A judge made the high-profile insider trading trial of Galleon Group hedge fund founder Raj Rajaratnam less risque on Monday, deleting portions of phone taps to be heard by the jury.
Some of the recordings previously played for jurors have been laced with profanity, but both Manhattan federal prosecutors and Rajaratnam's defense lawyers wanted to keep out certain personal conversation involving former trader and Rajaratnam associate Danielle Chiesi and a former marketing executive at Akamai Technologies Inc .
There may be ways in which we can make them less blue, for want of a better word, prosecutor Jonathan Streeter suggested to U.S. District Judge Richard Holwell before the jury was seated. Other 'blue' language shows a close relationship.
Rajaratnam is charged with 14 counts of conspiracy and securities fraud, accused of making $45 million in illicit profits between 2003 and March 2009 on leaked stock tips. His lawyers contend that research, analysis and market speculation, not material company secrets, guided his trades.
The trial is in its fifth week. If convicted, Sri Lankan-born Rajaratnam faces as much as 20 years in prison.
One hallmark of the biggest Wall Street insider trading case in decades has been the government's use of FBI phone taps, tactics normally reserved for fighting organized crime.
Also on Monday, a U.S. prosecutor said the government would not call a key cooperating witness, former Intel Corp and Galleon employee Roomy Khan, to testify. Khan, who has been associated with Rajaratnam for more than a decade, has pleaded guilty to criminal charges but has not been sentenced.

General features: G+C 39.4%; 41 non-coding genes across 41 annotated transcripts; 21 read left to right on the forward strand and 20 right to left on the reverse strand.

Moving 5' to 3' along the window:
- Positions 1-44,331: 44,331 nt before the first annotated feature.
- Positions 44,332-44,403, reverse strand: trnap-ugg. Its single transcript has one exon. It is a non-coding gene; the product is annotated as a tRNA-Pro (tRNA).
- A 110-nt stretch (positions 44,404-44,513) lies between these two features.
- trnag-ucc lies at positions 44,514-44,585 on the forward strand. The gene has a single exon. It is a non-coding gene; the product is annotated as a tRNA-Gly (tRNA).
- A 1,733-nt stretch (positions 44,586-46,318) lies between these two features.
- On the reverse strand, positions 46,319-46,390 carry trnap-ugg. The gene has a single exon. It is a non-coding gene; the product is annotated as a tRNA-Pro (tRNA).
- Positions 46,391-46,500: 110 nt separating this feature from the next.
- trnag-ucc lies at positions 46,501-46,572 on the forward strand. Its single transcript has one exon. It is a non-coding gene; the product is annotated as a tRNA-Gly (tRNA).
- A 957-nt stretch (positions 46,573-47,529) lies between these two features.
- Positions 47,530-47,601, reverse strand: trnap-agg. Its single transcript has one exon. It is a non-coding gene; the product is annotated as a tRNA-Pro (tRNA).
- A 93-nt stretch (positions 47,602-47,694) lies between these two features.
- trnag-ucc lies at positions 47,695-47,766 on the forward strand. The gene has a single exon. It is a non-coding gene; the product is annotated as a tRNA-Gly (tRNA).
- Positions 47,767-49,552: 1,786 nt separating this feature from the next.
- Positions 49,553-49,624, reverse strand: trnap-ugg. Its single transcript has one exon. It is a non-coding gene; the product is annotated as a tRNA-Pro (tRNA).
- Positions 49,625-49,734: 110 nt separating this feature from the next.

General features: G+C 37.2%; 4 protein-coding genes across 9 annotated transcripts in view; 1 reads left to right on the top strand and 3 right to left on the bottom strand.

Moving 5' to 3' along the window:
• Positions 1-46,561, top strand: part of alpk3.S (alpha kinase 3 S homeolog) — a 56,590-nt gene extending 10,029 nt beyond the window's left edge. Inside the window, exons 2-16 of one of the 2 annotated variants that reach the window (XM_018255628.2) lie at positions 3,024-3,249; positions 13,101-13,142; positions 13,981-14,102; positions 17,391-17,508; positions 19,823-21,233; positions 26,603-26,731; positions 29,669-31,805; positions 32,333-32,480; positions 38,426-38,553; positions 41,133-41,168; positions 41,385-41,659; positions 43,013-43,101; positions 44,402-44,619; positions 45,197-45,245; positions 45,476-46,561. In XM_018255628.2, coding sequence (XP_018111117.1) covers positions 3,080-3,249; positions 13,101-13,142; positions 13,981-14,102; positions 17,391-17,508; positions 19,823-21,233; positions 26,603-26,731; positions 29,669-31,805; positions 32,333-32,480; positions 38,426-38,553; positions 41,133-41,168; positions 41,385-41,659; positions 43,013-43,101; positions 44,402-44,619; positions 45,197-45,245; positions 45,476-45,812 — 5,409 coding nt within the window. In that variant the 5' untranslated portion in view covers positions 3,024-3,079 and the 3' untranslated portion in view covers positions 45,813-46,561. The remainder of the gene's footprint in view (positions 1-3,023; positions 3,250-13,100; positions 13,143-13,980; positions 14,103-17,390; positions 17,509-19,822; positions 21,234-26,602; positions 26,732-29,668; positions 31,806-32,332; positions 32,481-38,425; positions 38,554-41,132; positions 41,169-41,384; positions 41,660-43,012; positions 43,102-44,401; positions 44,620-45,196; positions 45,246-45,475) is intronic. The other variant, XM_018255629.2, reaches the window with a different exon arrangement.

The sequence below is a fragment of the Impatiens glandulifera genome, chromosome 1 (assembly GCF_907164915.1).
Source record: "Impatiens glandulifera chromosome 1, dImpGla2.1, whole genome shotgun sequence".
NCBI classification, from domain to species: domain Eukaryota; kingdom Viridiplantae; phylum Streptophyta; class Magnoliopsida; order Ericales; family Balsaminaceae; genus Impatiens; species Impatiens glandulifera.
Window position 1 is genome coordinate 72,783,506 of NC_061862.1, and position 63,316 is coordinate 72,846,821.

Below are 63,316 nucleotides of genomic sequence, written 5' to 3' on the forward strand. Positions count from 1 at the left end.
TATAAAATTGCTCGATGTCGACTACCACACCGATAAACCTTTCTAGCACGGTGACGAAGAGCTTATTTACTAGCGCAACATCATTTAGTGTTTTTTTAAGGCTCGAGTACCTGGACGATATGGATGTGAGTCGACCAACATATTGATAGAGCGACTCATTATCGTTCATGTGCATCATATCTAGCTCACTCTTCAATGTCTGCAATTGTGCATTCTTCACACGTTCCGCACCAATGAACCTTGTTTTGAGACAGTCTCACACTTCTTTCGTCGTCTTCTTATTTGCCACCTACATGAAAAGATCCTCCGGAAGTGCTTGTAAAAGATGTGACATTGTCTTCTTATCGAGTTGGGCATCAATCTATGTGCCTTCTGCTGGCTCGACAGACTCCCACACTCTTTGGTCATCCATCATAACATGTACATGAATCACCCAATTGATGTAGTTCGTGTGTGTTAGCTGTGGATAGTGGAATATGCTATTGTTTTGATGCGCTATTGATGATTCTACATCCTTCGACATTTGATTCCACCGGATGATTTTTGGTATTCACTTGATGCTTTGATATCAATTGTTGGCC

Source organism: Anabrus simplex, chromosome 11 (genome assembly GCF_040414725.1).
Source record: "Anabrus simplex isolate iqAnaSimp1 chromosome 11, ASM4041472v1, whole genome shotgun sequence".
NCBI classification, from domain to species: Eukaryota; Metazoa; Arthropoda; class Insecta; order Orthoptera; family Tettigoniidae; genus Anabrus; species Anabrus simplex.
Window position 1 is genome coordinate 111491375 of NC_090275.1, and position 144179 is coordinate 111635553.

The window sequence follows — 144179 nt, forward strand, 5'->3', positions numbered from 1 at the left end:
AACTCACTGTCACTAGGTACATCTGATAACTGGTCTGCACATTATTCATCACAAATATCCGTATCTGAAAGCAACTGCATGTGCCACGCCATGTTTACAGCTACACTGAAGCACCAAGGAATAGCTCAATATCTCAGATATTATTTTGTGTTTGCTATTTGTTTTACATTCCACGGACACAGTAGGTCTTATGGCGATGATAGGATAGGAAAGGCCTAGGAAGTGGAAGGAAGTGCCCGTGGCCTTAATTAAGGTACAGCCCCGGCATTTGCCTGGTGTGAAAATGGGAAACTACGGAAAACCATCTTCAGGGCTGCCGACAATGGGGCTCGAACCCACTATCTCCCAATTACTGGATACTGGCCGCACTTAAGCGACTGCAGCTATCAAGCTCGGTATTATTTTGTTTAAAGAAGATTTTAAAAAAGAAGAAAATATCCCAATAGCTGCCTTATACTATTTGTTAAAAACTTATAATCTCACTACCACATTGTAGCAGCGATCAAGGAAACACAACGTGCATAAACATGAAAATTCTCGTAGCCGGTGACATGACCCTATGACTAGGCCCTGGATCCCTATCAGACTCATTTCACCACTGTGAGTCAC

U.S. prosecutor Reed Brodsky told the judge that phone records, trading records and instant messaging records would be presented as evidence that Khan and Rajaratnam conspired to gather earnings and other secrets about Google Inc , Polycom Inc video teleconference technology company and Hilton Hotels.
The judge's ruling on the phone tap evidence involved a conversation between Chiesi, who once worked for New Castle hedge fund and has pleaded guilty to a conspiracy charge in the Galleon case, and Kieran Taylor, a former senior marketing director at Akamai.
Taylor has not been charged with wrongdoing. Attempts to reach him for comment on Monday were unsuccessful.
Taylor was named in court documents in January as a source who allegedly provided inside information to Chiesi. His name was provided by the U.S. Securities and Exchange Commission in response to questions submitted by Rajaratnam's lawyers.
The case is USA v Raj Rajaratnam et al, U.S. District Court for the Southern District of New York, No. 09-01184.
(Reporting by Grant McCool; Editing by Tim Dobbyn)